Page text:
# What is the definition and upper bound on the variable "m" in the definition of the multivariate normal Fisher Information?

Multivariate normal distribution  The FIM for a $$N$$-variate multivariate normal distribution, $$X \sim N(\mu(\theta), \Sigma(\theta))$$ has a special form. Let the $$K$$-dimensional vector of parameters be $$\theta=\left[\begin{array}{lll}\theta_{1} & \ldots & \theta_{K}\end{array}\right]^{\top}$$ and the vector of random normal variables be $$X=\left[\begin{array}{lll}X_{1} & \ldots & X_{N}\end{array}\right]^{\top} .$$ Assume that the mean values of these random variables are $$\mu(\theta)=\left[\mu_{1}(\theta) \quad \ldots \quad \mu_{N}(\theta)\right]^{\top}$$, and let $$\Sigma(\theta)$$ be the covariance matrix. Then, for $$1 \leq m, n \leq K$$, the $$(m, n)$$ entry of the FIM is: $$^{}$$ $$\mathcal{I}_{m, n}=\frac{\partial \mu^{\top}}{\partial \theta_{m}} \Sigma^{-1} \frac{\partial \mu}{\partial \theta_{n}}+\frac{1}{2} \operatorname{tr}\left(\Sigma^{-1} \frac{\partial \Sigma}{\partial \theta_{m}} \Sigma^{-1} \frac{\partial \Sigma}{\partial \theta_{n}}\right)$$ where $$(\cdot)^{\top}$$ denotes the transpose of a vector, $$\operatorname{tr}(\cdot)$$ denotes the trace of a square matrix, and: \begin{aligned} \frac{\partial \mu}{\partial \theta_{m}} &=\left[\begin{array}{lll} \frac{\partial \mu_{1}}{\partial \theta_{m}} & \frac{\partial \mu_{2}}{\partial \theta_{m}} & \cdots & \frac{\partial \mu_{N}}{\partial \theta_{m}} \end{array}\right]^{\top} \\ \frac{\partial \Sigma}{\partial \theta_{m}} &=\left[\begin{array}{cccc} \frac{\partial \Sigma_{1,1}}{\partial \theta_{m}} & \frac{\partial \Sigma_{1,2}}{\partial \theta_{m}} & \cdots & \frac{\partial \Sigma_{1, N}}{\partial \theta_{m}} \\ \frac{\partial \Sigma_{2,1}}{\partial \theta_{m}} & \frac{\partial \Sigma_{2,2}}{\partial \theta_{m}} & \cdots & \frac{\partial \Sigma_{2, N}}{\partial \theta_{m}} \\ \vdots & \vdots & \ddots & \vdots \\ \frac{\partial \Sigma_{N, 1}}{\partial \theta_{m}} & \frac{\partial \Sigma_{N, 2}}{\partial \theta_{m}} & \cdots & \frac{\partial \Sigma_{N, N}}{\partial \theta_{m}} \end{array}\right] \end{aligned}

Most importantly: What is the variable "m" in the definition of the multivariate normal Fisher Information??

This Wikipedia Definition does not make sense as the fisher information is a metric tensor induced by the hypothesis space and therefore is guaranteed to be symmetric. Writting each entry of the fisher information as $$\mathcal{I}_{m,n}$$ where $$1\leq m, n\leq K$$ suggests the Fisher Information Matrix is not symmetric. We do not even have an upper bound on "m"!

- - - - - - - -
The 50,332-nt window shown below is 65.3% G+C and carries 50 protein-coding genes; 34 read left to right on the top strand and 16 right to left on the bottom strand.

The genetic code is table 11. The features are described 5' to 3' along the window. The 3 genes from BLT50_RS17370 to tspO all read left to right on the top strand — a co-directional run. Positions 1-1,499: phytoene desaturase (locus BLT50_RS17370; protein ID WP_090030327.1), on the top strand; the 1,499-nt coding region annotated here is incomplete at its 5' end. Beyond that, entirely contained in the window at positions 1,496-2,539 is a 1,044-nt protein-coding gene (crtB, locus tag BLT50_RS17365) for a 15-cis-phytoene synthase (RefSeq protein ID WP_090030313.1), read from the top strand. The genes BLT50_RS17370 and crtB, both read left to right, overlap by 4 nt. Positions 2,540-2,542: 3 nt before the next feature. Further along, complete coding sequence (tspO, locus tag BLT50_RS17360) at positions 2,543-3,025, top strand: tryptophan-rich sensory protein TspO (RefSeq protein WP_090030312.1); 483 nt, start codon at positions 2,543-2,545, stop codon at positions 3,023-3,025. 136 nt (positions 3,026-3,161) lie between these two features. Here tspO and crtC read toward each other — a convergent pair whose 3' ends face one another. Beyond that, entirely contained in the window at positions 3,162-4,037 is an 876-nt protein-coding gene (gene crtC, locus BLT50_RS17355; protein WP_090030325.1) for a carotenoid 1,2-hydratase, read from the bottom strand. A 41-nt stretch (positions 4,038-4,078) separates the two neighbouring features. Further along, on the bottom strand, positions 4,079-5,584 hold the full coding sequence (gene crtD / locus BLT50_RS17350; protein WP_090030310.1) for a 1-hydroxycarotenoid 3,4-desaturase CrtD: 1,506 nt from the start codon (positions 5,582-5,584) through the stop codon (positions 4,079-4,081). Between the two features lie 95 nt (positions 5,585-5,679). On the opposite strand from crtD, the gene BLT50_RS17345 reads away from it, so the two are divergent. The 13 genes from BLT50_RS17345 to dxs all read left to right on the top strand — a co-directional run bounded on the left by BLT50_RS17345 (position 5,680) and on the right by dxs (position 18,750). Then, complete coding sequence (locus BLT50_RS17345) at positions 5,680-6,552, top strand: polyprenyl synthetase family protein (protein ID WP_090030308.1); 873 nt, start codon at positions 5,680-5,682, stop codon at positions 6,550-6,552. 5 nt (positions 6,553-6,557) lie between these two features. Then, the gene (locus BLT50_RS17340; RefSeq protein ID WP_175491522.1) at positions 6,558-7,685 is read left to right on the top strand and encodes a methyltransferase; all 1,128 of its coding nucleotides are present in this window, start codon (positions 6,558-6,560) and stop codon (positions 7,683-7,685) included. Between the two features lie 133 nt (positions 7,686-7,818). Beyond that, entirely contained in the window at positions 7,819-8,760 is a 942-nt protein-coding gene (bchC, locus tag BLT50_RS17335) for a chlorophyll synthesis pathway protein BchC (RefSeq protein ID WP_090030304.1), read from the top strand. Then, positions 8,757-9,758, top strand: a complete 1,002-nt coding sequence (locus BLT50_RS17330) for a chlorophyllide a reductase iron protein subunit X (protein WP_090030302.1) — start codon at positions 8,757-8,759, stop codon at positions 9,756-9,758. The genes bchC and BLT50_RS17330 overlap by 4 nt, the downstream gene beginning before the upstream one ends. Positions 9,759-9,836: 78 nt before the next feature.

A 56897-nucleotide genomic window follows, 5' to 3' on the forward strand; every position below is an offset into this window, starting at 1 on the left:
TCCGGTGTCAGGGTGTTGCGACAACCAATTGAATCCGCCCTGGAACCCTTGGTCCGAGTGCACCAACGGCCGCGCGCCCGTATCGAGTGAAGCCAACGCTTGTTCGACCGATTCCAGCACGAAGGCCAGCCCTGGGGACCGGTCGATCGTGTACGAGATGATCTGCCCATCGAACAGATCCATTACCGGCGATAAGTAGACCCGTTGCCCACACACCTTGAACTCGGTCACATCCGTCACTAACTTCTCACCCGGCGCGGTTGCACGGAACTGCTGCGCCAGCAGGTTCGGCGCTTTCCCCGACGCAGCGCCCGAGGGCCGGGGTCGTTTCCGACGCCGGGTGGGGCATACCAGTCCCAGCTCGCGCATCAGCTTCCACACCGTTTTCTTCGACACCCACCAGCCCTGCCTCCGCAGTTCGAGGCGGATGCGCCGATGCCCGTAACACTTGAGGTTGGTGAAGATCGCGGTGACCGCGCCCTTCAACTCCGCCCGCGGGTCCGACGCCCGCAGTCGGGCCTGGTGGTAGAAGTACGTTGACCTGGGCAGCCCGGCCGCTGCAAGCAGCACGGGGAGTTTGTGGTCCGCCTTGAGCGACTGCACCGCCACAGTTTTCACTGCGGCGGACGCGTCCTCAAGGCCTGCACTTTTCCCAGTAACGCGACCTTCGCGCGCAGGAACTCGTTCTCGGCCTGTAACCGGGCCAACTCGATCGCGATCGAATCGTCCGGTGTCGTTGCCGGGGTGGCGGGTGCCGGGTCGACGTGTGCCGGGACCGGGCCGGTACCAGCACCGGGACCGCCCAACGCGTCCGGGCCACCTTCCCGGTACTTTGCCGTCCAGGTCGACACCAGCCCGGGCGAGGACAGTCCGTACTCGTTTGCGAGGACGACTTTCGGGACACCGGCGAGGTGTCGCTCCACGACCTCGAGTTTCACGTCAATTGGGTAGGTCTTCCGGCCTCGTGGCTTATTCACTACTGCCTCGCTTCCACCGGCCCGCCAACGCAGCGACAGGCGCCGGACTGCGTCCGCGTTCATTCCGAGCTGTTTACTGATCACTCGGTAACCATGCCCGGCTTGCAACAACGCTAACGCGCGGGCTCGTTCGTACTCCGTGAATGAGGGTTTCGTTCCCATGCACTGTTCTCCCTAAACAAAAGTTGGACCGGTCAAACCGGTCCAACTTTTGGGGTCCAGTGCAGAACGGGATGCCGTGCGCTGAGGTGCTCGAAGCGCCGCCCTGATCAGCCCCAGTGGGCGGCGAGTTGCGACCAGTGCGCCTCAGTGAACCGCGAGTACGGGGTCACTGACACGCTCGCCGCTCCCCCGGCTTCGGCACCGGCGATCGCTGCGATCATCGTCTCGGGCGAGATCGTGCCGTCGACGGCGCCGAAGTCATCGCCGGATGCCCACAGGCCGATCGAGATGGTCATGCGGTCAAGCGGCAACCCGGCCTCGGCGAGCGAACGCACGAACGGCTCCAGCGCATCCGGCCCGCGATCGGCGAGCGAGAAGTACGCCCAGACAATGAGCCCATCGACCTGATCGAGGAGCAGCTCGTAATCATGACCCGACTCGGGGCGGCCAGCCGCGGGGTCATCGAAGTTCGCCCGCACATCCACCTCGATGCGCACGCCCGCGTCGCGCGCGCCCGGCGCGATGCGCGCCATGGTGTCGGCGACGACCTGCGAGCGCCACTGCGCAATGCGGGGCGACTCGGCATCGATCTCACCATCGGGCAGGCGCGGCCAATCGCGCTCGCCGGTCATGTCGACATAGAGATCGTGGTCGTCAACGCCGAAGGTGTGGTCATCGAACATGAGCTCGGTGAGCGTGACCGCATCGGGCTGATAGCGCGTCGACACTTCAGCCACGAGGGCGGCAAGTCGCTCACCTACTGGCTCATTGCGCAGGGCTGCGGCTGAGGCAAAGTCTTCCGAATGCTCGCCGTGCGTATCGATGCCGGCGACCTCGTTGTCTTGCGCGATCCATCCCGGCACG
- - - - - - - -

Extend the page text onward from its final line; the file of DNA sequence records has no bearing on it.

Also Is K, the # parameters equal to the N, the number of different mean variables?

What's supposed to be the dimensions of the Fisher info for a multivariate normal?

• I suppose that first part is quoted from Wikipedia, so better to quote it. Also, put the question in the question body. Sep 29, 2021 at 12:17
• Is "m" supposed to be the number of mean variables? I think you should have one mean variable per every variance variable . Sep 29, 2021 at 12:25

m is an index into the parameters.

Yes you do have an upper bound on m. The notation you show means that both m and n are bounded by K.

K is the number of parameters, which has nothing to do with the number of mean variables.

The dimension is given in the notation: it's a square matrix.

• The unknown parameters in a multivariate standard normal are the means and the squared standard deviations. Is it true that K=# unknown means/2=#unknown standard deviations squared/2? If K=#unknown means/2, then K is related with # mean variables. I cannot imagine a case where you know some of the means, and none of the standard deviations squared, and therefore K!= unknown-means/2. Sep 29, 2021 at 13:32
• @Germania No, K is the number of parameters in the model. Sep 29, 2021 at 13:39
• A parameter is simply what you do not know and have to estimate. By definition of parameter, a mean could be unknown and is estimated, and so is a squared standard deviation. The Multivariate NormalModel has mus and sigmas unknown. Sep 29, 2021 at 13:39
• @Germania You have it right there in your question. K is the length of $\theta$. Sep 29, 2021 at 13:40
• I don't understand why the means are a function of $\theta$. The means themselves are examples of $\theta$? Sep 29, 2021 at 13:41